Immigration to the United States
Works Cited Not Included
Immigration to the United States has been happening since the Mayflower landed at Plymouth Rock in 1492. America is one of the most diverse nations in the world, attracting people from every corner of the globe in hopes of a better way of life. America in the past has relied on migrant workers to balance the economies growth when internal resources have been exhausted; moreover, the agriculture business has depended on the seasonal employment of migrant workers from Mexico to meet the labor demand. Programs have been created in the past granting work contracts for the flood of Mexican labor into the United States, and new work programs are being analyzed to suffice the needs of the agriculture business today.
During World War II America was pushed to exhaustion trying to reach the labor efforts needed to support the war. Looking for a way to relieve the tension, the federal government came to an agreement with the Mexican government to allow contract workers in to come to the United States to assist the agriculture business in the Southwest. From 1942 to 1964 the Bracero work program supplemented the America workforce. Almost 4.5 million flooded America, a vast majority of these workers were allocated to three states: California, Arizona, and Texas. Four terms where met between Mexico and America federal government, these four terms laid out the ground rules for the program until its fall in 1964. These four terms are stated as:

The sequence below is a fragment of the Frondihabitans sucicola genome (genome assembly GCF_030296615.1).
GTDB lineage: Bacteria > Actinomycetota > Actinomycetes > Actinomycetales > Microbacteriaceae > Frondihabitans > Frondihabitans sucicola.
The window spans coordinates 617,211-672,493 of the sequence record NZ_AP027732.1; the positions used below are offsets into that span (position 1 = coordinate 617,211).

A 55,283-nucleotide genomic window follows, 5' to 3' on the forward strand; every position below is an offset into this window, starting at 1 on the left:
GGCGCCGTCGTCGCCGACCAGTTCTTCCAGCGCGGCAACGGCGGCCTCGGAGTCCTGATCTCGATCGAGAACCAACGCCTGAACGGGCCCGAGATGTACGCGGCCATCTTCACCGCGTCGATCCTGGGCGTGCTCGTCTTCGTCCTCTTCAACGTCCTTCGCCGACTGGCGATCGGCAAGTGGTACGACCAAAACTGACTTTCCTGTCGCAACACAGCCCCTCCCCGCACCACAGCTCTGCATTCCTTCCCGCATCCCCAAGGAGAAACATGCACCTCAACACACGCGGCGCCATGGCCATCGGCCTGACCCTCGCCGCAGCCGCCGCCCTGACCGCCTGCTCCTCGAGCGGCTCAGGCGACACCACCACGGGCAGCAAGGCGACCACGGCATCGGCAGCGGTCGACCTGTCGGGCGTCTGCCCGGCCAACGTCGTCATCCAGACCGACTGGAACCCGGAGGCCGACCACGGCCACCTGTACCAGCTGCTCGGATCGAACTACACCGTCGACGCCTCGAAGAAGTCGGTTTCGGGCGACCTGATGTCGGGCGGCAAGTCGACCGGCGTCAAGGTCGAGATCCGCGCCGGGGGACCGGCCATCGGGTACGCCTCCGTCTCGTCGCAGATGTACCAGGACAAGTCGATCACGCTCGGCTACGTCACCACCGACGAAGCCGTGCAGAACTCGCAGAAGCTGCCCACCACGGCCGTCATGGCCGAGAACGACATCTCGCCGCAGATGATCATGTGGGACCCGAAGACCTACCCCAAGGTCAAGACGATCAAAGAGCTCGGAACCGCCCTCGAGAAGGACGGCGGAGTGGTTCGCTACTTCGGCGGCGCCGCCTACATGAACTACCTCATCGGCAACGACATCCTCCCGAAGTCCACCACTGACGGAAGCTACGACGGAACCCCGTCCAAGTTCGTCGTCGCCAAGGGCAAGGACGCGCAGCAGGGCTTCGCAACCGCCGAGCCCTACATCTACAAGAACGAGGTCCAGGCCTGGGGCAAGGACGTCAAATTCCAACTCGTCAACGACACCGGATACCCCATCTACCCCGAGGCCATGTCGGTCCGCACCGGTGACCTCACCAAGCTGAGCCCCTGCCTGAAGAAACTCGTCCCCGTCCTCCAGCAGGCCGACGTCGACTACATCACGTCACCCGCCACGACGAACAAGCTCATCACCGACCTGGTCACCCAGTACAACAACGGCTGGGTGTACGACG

1. Mexican contract workers would not engage in U.S. military service.
2. Mexicans entering the U.S. under provisions of the agreement would not be subjected to discriminatory acts.
3. Workers would be guaranteed transportation, living expenses, and repatriation along the lines established under Article 29 of Mexican labor laws.
4. Mexicans entering under the agreement would not be employed either to displace domestic workers or to reduce their wages. (Garcia).
The U.S.- Mexico Bracero program was originated in Stockton, Ca., on August 4, 1942. The immigrant workers also faced harsh conditions, most of the work that was left for the immigrants was work that no one else was willing to do. Summarized best, “During the United States– Mexico Bracero Program, 1942-1964, U.S. agribusiness employed a coercive factory regime, introduced mechanization and increased work hazards, and employed a dual wage structure to keep...